A Few Books All Politicians Should Read

A Few Books All Politicians Should Read

bookstackBeing an elected representative carries a tremendous responsibility. Decisions made by representatives while in office impact their current constituents, but will also influence future ones as well, often times long after they have left office.

Because of this legacy effect, and the reality of unintended consequences, it is, and should be, imperative that public servants learn all that they can about the critical issues facing those they are elected to represent.  Sadly, the commentary and actions from the local, state, and national policians tells me this is not happening. As such, I’ve prepared a short list of books that should be read as a primer for those entering public service, as well as those already serving.

While I’m at it, I may as well include everyone that is represented by elected officials too. It’s difficult to engage in meaningful debate when most citizens understanding of their civic duty is limited to sound bites from television and radio personalities.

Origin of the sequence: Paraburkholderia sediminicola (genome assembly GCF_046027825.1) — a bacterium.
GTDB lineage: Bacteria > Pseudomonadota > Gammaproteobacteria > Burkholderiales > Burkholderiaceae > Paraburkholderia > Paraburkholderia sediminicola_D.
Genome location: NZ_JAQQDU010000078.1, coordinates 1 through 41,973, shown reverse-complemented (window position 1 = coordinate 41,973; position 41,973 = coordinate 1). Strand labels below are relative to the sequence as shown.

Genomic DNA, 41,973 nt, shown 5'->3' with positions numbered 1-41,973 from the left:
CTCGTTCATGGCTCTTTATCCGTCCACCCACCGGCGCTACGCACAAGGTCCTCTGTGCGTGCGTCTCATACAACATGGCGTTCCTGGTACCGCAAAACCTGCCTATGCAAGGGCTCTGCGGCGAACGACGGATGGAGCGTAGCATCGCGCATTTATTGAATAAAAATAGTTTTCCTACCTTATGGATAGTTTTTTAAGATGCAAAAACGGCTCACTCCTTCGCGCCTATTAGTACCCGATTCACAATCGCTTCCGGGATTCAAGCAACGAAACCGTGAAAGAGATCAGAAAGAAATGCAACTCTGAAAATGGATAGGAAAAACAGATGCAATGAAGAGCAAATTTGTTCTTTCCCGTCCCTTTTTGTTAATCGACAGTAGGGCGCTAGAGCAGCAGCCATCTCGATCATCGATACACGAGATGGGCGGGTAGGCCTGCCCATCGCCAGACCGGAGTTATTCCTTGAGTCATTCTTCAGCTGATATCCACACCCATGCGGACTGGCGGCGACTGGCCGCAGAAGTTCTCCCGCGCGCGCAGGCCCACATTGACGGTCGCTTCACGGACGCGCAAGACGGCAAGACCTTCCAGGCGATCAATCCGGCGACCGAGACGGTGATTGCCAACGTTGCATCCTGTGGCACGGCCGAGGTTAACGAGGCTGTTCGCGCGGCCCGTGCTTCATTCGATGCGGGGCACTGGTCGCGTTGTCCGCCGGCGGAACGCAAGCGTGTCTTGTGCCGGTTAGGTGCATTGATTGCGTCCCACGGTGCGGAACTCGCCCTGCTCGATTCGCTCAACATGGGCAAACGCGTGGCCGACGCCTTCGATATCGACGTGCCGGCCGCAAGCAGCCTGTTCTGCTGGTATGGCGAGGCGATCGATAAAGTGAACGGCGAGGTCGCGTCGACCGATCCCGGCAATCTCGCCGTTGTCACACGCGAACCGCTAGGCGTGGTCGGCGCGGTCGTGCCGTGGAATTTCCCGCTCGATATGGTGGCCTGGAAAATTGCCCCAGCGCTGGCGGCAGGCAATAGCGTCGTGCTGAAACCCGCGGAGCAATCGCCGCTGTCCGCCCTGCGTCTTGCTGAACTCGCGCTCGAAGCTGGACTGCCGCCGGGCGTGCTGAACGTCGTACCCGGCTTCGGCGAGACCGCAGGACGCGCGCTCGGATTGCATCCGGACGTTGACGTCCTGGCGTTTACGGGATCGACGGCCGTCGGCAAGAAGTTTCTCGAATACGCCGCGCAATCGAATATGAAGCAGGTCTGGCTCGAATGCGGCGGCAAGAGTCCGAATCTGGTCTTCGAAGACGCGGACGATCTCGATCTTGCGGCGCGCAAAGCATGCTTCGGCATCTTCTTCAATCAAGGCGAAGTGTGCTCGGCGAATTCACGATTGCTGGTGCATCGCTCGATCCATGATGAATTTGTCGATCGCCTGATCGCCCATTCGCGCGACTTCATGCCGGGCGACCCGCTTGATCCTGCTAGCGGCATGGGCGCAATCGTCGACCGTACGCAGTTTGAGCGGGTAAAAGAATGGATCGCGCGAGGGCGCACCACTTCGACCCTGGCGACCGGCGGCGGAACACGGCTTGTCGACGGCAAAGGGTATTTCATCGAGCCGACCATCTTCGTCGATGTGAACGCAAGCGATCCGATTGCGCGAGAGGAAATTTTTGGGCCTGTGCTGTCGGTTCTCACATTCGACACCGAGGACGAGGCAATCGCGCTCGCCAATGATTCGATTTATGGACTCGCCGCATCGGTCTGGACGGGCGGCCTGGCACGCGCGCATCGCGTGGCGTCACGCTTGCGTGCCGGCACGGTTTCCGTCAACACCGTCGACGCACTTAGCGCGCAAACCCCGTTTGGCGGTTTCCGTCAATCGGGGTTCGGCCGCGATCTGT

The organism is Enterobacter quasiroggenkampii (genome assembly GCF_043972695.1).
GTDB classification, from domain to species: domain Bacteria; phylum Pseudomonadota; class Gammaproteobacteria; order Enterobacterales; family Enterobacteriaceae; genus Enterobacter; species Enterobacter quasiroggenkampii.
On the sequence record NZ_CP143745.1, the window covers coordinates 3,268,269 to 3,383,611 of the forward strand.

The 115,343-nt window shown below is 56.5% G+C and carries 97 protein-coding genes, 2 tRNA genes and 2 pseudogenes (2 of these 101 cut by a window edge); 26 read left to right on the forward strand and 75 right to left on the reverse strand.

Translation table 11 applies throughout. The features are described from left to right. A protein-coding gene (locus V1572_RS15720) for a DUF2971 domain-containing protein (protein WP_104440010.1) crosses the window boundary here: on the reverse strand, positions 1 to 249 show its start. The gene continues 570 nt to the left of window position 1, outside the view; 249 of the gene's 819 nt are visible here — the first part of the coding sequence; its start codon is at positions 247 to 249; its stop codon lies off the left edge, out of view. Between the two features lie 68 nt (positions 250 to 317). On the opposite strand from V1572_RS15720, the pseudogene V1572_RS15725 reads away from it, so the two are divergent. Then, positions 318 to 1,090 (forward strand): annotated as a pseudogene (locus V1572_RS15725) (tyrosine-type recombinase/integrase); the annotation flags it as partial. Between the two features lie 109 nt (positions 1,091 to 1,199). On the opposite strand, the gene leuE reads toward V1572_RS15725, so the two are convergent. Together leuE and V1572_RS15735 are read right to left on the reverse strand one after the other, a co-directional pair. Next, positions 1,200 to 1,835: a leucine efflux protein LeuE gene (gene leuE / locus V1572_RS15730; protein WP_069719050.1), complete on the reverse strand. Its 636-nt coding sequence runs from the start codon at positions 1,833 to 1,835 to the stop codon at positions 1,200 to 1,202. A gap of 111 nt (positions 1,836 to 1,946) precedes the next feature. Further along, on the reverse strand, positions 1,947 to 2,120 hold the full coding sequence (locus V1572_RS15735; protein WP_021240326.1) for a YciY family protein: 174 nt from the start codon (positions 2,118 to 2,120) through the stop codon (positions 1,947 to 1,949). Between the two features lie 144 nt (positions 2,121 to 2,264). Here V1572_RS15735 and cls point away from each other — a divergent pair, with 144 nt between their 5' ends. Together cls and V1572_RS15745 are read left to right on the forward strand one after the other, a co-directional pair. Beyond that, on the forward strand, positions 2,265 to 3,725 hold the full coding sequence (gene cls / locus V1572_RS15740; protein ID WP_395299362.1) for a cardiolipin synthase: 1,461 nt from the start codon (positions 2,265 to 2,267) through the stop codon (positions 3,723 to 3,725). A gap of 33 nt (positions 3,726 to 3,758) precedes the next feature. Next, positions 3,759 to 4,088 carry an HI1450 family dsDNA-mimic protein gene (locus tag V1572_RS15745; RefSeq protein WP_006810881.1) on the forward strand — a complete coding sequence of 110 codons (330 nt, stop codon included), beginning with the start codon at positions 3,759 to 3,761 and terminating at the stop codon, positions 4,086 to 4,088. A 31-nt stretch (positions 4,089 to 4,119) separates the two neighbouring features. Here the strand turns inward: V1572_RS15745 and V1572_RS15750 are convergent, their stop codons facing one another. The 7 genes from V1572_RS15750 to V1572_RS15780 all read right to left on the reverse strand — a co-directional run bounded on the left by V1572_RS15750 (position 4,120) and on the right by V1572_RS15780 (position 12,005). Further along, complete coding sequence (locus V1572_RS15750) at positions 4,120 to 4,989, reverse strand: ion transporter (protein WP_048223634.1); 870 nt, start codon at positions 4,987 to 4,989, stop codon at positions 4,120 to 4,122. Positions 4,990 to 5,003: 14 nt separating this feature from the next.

Are there any changes you’d make to the list?

Every Person in the Country

Local Elected Representatives 

State Elected Representatives 

Nationally Elected Representatives 

A Few Books All Politicians Should Read

Book Review: Small is Possible

Small Is Possible: Summarized.

2013-06-21 12.50.21Is a self sufficient local economy really possible?  It’s the question that led to the publishing of Lyle Estill’s 2008 book, Small is Possible; Life In a Local Economy.

I found it to be an easy but insightful read into the politics, struggles, and rewards of a group of North Carolina residents trying to live local.  The book is divided into two parts with the first, “Funky Town” providing some background and context to the authors experiences and beliefs.  The second part, titled “Homegrown” is Estill’s practical explanation and examples of how they’ve done it, or would.
It is this section of the book that I found most helpful in starting to think of ways to not only live and purchase locally, but it shows how one might begin to think about the types of businesses (and investments) that would be necessary for a community to replace it’s dependence on imported goods and services.

At 216 pages, with 16 chapters the material is easily digestible and well worth the time…even if you (like me) don’t agree with all of the author’s ideas.

Check it out at your local library or purchase it here: Small is Possible: Life in a Local Economy